You are looking at 1 - 5 of 5 items

  • Author or Editor: Stephen Kinsella x
Clear All Modify Search
This content is available to you

Saed Khalil and Stephen Kinsella

We investigate the propagation of contagion through banks’ balance sheets in a two-country model. We simulate an increase in non-performing loans in one bank, and study the effects on other banks and the macro-economy of each country. We show that credit crunches destabilize each economy in the short run and in the long run reduce potential output. We quantify this loss.

You do not have access to this content

K. Vela Velupillai, Stefano Zambelli and Stephen Kinsella

Computable economics is a growing field of research which has been given much attention by scholars in recent decades. In this authoritative research review, the editors successfully bring together the seminal papers of computable economics from the last sixty years and encompass the works of some of the most influential researchers in this area. Topics covered include the foundations of computable economics, classics of computable choice theory, computable macroeconomics and computable and social choice theory. This research review will serve as an essential source of reference for students and researchers in the field.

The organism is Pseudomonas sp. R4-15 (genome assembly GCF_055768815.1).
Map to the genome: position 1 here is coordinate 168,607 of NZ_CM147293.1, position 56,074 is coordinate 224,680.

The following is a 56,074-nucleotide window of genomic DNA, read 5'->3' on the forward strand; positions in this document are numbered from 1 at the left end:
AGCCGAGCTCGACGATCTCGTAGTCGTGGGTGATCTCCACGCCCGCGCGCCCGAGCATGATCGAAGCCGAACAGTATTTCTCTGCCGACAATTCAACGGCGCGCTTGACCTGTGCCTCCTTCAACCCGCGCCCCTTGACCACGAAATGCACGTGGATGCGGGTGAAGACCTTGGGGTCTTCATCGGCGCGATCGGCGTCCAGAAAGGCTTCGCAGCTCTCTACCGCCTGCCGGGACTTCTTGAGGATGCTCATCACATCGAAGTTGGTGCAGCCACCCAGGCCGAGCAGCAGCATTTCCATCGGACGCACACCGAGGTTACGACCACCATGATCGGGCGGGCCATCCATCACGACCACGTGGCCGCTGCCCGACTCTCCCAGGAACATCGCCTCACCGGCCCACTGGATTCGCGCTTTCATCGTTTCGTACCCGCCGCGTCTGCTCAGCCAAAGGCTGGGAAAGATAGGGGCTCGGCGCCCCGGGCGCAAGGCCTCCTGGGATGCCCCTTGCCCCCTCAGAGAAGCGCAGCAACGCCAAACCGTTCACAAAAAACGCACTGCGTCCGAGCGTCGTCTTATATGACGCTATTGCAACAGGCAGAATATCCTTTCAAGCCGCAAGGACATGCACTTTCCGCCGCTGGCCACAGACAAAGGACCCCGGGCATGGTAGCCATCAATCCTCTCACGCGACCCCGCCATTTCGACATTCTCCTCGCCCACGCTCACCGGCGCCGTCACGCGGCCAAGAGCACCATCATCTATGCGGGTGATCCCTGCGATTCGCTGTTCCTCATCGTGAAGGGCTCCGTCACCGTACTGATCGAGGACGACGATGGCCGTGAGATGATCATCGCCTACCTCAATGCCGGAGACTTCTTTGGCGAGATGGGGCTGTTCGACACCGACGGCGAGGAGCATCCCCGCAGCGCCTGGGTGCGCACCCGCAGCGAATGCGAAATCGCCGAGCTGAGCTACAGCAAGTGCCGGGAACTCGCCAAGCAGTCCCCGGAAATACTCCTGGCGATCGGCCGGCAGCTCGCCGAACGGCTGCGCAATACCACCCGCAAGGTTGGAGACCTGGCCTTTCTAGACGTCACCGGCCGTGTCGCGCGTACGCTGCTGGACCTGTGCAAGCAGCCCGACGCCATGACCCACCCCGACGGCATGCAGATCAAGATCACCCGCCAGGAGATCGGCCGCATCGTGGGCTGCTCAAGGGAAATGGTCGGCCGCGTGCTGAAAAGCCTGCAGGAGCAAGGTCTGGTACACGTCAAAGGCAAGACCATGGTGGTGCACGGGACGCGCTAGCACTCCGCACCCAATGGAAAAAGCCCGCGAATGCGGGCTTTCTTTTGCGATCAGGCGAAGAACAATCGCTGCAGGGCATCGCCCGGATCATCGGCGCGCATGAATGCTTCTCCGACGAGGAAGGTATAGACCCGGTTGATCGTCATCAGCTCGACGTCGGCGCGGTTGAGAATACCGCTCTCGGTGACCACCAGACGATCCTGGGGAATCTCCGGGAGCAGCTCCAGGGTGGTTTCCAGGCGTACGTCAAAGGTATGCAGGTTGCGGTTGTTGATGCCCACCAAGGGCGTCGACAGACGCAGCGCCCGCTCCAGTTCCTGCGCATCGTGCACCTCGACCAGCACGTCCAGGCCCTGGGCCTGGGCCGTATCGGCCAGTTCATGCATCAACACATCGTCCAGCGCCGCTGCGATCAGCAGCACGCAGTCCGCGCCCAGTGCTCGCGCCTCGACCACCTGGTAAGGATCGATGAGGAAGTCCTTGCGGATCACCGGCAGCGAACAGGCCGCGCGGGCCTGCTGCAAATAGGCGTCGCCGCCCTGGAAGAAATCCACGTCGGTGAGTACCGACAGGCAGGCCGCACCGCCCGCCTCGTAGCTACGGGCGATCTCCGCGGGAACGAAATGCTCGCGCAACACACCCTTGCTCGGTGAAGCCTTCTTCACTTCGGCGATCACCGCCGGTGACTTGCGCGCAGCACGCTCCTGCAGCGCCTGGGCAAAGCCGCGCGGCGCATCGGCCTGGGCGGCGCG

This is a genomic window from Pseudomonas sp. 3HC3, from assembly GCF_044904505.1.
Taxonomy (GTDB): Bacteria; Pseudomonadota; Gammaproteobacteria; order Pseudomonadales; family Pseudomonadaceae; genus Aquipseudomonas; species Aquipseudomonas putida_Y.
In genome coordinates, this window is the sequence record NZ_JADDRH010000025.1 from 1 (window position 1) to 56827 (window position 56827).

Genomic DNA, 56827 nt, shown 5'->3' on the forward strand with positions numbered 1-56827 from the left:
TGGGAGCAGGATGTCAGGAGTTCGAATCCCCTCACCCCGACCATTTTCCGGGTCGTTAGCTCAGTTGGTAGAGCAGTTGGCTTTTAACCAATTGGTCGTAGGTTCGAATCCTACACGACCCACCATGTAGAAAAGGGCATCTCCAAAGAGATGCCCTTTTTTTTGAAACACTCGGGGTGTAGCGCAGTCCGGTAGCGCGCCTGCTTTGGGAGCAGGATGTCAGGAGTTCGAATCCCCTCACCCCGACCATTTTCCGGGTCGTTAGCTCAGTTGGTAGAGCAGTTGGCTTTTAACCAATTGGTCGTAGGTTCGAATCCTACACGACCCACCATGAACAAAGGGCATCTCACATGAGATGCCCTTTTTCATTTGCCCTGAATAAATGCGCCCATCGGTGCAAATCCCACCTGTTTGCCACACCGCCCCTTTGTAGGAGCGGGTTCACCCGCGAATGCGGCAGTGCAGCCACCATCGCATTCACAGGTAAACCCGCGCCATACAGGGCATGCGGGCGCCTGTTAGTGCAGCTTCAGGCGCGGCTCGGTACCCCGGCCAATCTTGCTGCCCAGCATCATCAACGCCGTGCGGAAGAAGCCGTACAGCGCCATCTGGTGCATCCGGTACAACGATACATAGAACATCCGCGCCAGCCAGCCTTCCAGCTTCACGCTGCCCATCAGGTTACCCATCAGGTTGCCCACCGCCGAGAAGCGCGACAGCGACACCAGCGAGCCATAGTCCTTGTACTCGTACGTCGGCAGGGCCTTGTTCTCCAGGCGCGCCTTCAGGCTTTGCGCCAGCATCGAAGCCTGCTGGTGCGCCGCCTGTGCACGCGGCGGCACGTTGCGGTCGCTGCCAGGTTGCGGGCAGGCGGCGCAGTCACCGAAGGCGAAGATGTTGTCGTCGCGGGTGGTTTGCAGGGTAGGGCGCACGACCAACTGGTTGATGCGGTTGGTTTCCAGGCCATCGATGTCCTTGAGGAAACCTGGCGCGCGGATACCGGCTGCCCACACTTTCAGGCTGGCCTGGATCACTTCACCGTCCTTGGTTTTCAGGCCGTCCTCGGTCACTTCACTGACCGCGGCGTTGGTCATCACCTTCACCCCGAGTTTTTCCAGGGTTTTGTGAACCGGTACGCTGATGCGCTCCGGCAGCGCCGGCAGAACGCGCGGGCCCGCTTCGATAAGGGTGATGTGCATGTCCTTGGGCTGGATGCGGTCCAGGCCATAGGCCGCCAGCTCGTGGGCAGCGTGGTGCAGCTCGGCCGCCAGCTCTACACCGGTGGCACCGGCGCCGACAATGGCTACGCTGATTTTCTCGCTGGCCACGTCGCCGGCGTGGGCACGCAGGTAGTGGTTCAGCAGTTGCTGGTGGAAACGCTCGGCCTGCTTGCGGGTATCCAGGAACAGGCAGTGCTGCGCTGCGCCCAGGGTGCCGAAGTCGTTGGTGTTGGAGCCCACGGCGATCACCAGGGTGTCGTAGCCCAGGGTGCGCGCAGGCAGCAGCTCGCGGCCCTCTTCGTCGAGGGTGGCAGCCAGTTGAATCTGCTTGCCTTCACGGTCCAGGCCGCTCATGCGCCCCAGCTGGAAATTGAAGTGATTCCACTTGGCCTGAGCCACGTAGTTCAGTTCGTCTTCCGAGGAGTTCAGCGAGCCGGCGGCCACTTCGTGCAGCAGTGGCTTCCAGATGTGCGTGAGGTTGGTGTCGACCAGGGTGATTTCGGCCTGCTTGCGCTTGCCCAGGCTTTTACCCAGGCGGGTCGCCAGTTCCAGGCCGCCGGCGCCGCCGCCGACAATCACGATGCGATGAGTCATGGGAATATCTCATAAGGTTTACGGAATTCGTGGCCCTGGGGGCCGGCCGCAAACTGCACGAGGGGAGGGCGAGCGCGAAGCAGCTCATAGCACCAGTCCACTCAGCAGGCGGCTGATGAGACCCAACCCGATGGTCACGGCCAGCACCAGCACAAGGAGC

This content is available to you

K. Vela Velupillai, Stefano Zambelli and Stephen Kinsella

You do not have access to this content

K. Vela Velupillai, Stefano Zambelli and Stephen Kinsella

This content is available to you

Markus P.A. Schneider, Stephen Kinsella and Antoine Godin

We present two Gini-like inequality indices that provide a more nuanced picture of how the profile of inequality has changed across European countries since 2005. We use these indices to analyse the distributional changes that can be attributed to the push for austerity. We estimate the JV-indices for 24 European countries over 9 years, and then use this panel to analyse the distributional effects of the fiscal consolidation policies Europe endured after the 2008 crisis. We find that austerity increased income inequality in eurozone countries, but reduced income inequality in countries that do not use the euro as their currency. We uncover a significant new relationship between austerity policies and the tails of the income distribution, further suggesting that in the eurozone these policies on average amount to a redistribution from the bottom to the top.